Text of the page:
• Comment Link Sunday, 07 February 2021 21:04 posted by Pauline Wishart

    Disgrace if this is allowed. I have only lived in Barnet since January 1968 and am dismayed at the demise of the heritage so far.

  • Comment Link Monday, 08 February 2021 12:40 posted by N Halle

    Would be a real travesty if they were allowed to pull this down, and I have objected on the council's planning portal. I would suggest that this page and the link to make an objection is shared on the nextdoor app and the various Barnet Facebook pages to gather as many objections as possible.

    Also, for anybody interested the previous owner (Paul Henwood) founded a department store in Durban, South Africa which ran up until the 1970's. For further info please see the below:

  • Comment Link Monday, 08 February 2021 15:01 posted by Rabbi Jeffrey Newman

    Oh, do let’s keep this beautiful building for the benefit of us all. Surely between us we can find a sustainable use for it.

  • Comment Link Monday, 08 February 2021 15:19 posted by Rosemary Sharp

    THis is a stunning building that should not be replaced by yet another faceless block of flats.How can you put something on the heritage list and then approve a planning application for demolition ???

  • Comment Link Monday, 08 February 2021 16:36 posted by BRYAN SOLOMONS

    I object to this application for yet another block of flats....

  • Comment Link Monday, 08 February 2021 20:09 posted by Eleni Antoniou

    This is history ans should be cherished niot knocked down to build yet more flats this is ridiculous.

  • Comment Link Tuesday, 09 February 2021 01:39 posted by Patricia Lucas

    This is such a lovely building and an historical gem, the likes of which will never be built again. It would be nothing short of vandalism to knock it down. It is on the Heritage list! What is Barnet Council playing at, it seems as though they want to destroy the area. Barnet is being filled with ugly new flats and houses of no architectural merit whatsoever, all of which are very ugly. Developers are only interested in the money and think nothing of the aesthetics. It is all rather depressing when you look at the wholesale destruction going on. Surely the house itself could be saved and, as suggested, sympathetically converted into grand flats rather than yet more ugly new flats.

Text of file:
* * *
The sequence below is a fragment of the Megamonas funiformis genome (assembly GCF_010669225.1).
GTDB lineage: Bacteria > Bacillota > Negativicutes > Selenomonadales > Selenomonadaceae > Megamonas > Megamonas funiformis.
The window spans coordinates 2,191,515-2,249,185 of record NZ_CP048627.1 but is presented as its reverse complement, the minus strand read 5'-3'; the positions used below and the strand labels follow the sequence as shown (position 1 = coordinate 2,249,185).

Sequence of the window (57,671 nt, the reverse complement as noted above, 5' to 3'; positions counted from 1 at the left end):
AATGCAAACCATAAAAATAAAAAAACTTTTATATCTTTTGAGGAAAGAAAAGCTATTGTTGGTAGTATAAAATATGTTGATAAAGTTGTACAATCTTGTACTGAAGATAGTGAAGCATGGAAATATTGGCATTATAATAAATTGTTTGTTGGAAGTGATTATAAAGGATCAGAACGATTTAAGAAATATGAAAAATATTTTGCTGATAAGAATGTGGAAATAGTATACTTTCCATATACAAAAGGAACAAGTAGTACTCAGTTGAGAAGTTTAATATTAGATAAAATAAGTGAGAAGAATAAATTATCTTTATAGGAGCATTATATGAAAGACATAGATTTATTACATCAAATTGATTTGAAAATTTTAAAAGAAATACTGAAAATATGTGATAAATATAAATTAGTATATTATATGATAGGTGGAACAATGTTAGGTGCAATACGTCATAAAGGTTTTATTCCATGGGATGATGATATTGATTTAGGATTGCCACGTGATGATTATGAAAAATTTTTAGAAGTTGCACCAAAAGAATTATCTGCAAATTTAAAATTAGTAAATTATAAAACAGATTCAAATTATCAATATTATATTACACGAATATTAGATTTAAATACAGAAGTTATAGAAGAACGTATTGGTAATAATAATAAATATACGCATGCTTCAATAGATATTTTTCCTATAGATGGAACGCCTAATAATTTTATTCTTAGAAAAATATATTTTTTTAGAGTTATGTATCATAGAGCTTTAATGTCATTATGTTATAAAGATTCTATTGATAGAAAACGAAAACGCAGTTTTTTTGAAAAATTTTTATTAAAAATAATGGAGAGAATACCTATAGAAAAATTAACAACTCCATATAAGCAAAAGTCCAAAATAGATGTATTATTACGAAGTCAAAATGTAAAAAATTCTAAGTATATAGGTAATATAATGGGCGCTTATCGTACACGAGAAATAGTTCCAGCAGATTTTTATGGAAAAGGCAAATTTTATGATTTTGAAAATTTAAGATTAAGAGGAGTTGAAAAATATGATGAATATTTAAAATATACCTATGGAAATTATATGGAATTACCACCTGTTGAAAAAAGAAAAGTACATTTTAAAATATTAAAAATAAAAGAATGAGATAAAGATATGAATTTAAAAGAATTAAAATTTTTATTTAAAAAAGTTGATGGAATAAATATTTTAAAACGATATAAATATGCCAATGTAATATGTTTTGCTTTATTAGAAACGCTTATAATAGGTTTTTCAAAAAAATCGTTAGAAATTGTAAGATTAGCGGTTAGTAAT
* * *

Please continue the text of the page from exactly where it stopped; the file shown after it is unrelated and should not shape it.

• Comment Link Tuesday, 09 February 2021 08:59 posted by Angela Filby

    I object to this heritage building being demolished.

  • Comment Link Tuesday, 09 February 2021 12:33 posted by Sharon Cooney

    I am lending my support to any attempt to save this historic Barnet building. If it’s been listed then it should have a degree of protection which the council should be upholding. They should also be listening to Barnet residents to whom they are accountable. Too often beautiful historic buildings in Barnet are being left to rot (on purpose) and then demolished to make way for yet another bland, glass and concrete structure which is totally out of keeping with the local area. We should be trying to preserve our history and this house could be sympathetically adapted to suit modern living instead of demolition. I object to its demolition.